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Presidential Survey Results - Donald Trumps Hillary | Woodbridge

10 08 2016

We conducted a presidential survey within Woodbridge Wealth's network of financial advisors to see who our they thought would win and their thoughts.

We recently asked our network of financial advisors to fill out a survey regarding their observations about the upcoming presidential election this November and what they want most out of the new administration.

The questionnaire, conducted in September 2016, assessed financial advisor confidence and sentiment regarding the economy and the race for the White House. Respondents included advisors from the RIA and insurance channels.

Fostering Long Term Growth

A majority (83%) of respondents believe that Donald Trump is the best candidate for fostering long-term growth and building a healthy U.S. economy. Hillary Clinton trailed with just 6%, while the remainder of advisors polled felt that neither candidate would benefit the country's economic needs.

"Regardless of the election's outcome, financial advisors who responded to our survey made themselves abundantly clear as to who they believe is best-suited to set the country on a path to economic vitality," said Bob Shapiro, President & CEO of Woodbridge Group of Companies. "Throughout the survey, we see the same economic themes repeated over and over again: job one for the new Administration has to be economic fixes."
"Regardless of the election's outcome, financial advisors who responded to our survey made themselves abundantly clear as to who they believe is best-suited to set the country on a path to economic vitality," said Bob Shapiro, President & CEO of Woodbridge Group of Companies. "Throughout the survey, we see the same economic themes repeated over and over again: job one for the new Administration has to be economic fixes."

Fiduciary Rule Tops Concerns

The survey found that almost 31% of respondents believe the Fiduciary Rule is important enough to warrant discussion at the next presidential debate. Other topics that respondents felt should be addressed by the candidates include Dodd-Frank (22%), Social Security (15%), or the Wall Street Reform Plan for a new 21st Century Glass-Steagall Act (12%).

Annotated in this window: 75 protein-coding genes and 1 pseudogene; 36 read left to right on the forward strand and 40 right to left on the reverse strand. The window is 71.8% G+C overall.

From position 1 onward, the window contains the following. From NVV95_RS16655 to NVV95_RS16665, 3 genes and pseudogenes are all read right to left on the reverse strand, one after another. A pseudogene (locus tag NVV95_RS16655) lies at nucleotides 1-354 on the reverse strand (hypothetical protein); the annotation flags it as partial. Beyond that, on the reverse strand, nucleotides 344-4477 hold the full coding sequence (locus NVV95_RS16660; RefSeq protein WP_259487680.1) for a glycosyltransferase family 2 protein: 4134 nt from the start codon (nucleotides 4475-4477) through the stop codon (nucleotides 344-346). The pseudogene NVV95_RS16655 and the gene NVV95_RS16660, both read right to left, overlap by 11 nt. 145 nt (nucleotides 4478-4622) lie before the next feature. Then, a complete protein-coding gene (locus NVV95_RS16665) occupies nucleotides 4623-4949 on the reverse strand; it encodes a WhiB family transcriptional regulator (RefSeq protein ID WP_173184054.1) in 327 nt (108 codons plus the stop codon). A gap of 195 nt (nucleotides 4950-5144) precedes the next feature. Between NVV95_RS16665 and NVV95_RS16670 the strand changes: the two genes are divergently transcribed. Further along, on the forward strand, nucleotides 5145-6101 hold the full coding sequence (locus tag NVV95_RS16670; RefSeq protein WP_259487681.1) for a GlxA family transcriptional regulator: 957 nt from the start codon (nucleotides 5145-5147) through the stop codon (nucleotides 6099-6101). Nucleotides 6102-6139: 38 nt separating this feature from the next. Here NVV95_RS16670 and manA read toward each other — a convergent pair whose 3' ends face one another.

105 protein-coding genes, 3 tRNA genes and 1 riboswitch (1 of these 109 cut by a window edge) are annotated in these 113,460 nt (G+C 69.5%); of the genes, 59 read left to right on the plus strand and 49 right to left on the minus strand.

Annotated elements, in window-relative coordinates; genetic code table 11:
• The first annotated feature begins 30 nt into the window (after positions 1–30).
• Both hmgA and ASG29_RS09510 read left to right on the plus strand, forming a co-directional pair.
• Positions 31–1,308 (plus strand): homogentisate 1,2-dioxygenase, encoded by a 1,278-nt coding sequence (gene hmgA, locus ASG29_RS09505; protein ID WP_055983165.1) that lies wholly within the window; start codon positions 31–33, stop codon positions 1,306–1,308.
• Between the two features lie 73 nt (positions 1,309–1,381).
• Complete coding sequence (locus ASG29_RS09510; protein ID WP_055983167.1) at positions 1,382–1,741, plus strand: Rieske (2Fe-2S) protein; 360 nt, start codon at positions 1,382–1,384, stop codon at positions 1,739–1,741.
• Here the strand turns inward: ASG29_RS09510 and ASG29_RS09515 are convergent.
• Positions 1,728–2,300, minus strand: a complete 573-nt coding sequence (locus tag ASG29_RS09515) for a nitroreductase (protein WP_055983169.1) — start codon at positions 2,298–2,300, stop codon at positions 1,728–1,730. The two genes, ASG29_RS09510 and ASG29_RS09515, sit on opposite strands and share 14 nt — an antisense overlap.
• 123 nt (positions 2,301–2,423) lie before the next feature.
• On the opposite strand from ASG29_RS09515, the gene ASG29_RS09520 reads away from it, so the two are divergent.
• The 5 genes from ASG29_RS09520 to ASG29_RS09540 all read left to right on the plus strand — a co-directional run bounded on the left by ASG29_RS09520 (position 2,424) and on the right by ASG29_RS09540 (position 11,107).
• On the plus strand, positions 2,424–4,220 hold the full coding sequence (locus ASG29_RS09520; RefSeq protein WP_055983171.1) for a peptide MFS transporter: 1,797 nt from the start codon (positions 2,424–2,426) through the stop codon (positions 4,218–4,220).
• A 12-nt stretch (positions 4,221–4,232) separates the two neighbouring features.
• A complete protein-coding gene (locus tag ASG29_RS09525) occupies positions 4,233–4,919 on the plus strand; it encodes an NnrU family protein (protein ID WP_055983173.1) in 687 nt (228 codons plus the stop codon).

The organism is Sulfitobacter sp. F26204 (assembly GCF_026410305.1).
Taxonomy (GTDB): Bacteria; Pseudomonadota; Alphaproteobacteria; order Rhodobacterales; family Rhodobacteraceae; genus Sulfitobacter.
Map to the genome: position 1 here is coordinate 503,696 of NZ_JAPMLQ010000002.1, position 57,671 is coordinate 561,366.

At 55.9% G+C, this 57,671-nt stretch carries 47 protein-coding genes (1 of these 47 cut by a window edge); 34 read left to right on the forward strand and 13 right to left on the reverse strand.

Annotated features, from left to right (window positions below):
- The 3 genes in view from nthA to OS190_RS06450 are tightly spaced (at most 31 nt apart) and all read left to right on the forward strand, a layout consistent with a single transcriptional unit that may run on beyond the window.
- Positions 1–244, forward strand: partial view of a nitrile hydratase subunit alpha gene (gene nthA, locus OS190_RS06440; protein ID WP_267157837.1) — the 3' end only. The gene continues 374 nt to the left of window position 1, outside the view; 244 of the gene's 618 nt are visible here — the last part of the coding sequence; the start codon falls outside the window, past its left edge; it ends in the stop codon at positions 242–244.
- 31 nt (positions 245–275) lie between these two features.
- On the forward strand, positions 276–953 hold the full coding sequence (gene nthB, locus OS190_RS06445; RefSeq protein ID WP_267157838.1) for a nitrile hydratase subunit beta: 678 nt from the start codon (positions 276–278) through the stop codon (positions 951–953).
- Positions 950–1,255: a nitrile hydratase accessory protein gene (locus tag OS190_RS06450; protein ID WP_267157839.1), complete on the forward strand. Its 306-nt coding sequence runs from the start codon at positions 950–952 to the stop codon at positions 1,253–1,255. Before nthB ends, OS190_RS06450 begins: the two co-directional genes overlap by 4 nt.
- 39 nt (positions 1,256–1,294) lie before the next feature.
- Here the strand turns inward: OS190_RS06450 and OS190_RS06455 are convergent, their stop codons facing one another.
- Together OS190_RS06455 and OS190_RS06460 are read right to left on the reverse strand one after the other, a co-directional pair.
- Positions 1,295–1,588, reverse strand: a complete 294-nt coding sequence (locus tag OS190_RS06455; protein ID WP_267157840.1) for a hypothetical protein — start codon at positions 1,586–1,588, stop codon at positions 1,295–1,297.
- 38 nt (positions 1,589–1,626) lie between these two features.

Hunger for Alts

In the past year, real estate was the alternative asset most frequently recommended by advisors (64%), followed by other real assets (28%), hedge funds and private equity (6% each), and venture capital (4%). Only 18% of advisors said they don't recommend any type of alternative investments to their clients. Fifty-six percent of respondents said they plan to increase their clients' allocations in 2017, and 19% will keep the allocations at 2016 levels. Just 4% plan to decrease their clients' alts exposure.

"Alternatives are usually subject to less regulation, help manage volatility and have a low correlation on returns, making them a favorable choice among advisors and their clients," Dayne Roseman, Managing Director at Woodbridge Wealth said. "Given the market swings this year, it's no surprise advisors are choosing to increase alternatives exposure for their clients."

Split on Interest Rates

According to the survey, financial advisors are divided as to whether or not the Federal Reserve should raise interest rates by the end of 2016. Forty-four percent of respondents said they should, while 38% say they shouldn't, and 17% are undecided.

Among other survey findings:

The first 100 days of the new administration should be focused on creating jobs, curbing inflation and bolstering consumer and business spending (44%); national security issues (35%); making Washington more efficient, effective and accountable (12%); and immigration (6%).

78% of respondents said that robo-advisors pose no threat to their practices.

Making changes to corporate tax rates will have the most beneficial impact on the economy (75%); capital gains tax (10%); and Social Security (8%).



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